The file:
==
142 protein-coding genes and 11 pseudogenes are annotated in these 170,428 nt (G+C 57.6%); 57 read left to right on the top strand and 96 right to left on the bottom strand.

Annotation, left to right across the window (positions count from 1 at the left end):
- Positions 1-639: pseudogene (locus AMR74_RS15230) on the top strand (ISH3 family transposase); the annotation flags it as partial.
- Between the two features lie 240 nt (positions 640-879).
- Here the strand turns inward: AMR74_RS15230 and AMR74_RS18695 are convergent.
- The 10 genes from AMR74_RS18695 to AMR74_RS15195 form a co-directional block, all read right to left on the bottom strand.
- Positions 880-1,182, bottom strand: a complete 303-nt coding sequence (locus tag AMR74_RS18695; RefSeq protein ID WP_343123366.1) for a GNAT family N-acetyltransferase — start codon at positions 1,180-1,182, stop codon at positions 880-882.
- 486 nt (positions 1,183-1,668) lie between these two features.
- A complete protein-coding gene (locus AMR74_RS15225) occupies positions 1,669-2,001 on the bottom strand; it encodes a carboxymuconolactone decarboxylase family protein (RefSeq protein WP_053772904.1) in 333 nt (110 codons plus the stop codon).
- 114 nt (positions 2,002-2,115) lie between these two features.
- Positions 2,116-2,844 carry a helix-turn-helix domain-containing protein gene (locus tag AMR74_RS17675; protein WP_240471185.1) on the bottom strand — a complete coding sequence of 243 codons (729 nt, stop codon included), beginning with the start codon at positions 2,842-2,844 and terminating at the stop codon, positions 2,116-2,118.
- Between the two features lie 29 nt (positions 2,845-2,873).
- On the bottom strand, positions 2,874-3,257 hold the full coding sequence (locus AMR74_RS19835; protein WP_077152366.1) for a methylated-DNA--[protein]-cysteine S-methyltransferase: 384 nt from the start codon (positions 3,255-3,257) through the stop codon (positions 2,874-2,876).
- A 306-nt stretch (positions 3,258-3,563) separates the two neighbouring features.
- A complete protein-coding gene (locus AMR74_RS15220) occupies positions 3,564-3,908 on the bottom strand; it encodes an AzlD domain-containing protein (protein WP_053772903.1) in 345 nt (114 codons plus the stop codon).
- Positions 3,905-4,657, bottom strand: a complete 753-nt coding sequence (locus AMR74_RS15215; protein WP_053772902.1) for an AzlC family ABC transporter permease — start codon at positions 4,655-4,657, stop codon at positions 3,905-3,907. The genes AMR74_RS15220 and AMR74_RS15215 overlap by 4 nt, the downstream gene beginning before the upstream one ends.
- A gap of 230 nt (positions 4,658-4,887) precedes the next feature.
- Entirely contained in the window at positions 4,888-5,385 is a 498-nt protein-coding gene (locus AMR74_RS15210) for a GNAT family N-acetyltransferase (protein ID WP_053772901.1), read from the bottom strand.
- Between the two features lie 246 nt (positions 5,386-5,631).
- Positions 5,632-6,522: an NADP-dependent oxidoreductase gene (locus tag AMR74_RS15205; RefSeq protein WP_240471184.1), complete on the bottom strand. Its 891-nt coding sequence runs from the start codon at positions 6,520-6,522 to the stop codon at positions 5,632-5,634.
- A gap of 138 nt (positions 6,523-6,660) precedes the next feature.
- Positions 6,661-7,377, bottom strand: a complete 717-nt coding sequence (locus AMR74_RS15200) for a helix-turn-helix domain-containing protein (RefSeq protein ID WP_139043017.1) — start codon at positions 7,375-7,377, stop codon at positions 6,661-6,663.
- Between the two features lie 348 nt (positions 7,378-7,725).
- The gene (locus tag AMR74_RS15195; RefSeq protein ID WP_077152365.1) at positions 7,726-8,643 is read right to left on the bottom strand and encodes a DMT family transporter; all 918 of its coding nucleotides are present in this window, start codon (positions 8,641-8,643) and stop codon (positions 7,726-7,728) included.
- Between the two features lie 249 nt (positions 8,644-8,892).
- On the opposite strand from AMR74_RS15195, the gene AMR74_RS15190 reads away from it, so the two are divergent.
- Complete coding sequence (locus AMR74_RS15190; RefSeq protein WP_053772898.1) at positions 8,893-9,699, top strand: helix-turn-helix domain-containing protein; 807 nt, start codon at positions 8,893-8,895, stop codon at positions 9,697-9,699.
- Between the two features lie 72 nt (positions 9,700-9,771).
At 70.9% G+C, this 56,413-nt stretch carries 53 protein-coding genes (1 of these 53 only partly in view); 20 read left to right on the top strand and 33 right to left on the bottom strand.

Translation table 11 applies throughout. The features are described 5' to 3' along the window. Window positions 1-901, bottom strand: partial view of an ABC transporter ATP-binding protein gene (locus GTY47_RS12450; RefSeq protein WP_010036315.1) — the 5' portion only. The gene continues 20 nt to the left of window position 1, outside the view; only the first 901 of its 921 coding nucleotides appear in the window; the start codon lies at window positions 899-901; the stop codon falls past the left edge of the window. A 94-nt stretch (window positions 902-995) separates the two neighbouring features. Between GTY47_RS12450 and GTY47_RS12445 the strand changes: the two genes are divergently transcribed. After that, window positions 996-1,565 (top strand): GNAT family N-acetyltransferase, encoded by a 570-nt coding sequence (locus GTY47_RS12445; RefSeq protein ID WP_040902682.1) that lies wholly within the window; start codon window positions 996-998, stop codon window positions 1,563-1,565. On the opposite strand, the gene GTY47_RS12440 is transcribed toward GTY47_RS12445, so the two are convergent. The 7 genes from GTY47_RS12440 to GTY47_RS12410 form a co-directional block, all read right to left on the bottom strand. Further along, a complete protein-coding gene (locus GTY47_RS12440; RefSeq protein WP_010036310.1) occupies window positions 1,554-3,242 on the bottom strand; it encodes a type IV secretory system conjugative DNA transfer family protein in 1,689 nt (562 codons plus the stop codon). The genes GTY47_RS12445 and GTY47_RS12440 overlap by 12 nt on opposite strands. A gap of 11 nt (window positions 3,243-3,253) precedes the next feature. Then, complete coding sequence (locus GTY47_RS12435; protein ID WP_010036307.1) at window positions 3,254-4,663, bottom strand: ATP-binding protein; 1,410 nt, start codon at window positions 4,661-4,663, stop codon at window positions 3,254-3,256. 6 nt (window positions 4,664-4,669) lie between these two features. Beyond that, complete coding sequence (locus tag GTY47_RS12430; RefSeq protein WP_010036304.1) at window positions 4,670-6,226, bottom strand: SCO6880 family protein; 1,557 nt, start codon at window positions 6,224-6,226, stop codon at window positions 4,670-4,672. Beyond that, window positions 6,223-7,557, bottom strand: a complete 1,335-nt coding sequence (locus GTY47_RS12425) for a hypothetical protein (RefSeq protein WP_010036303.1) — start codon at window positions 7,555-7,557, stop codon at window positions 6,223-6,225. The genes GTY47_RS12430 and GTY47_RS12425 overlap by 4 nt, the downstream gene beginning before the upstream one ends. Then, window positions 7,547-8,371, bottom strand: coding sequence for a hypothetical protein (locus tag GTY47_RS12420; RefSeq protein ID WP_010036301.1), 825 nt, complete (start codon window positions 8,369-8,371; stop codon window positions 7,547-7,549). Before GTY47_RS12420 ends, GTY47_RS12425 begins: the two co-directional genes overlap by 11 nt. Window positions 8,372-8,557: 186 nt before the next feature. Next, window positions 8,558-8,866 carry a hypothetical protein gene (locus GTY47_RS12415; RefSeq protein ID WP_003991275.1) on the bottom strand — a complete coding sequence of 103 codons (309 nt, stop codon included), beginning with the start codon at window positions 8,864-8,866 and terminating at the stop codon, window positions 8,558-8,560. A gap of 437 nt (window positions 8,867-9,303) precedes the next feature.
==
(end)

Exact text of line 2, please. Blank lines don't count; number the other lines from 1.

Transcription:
Annotation, left to right across the window (positions count from 1 at the left end):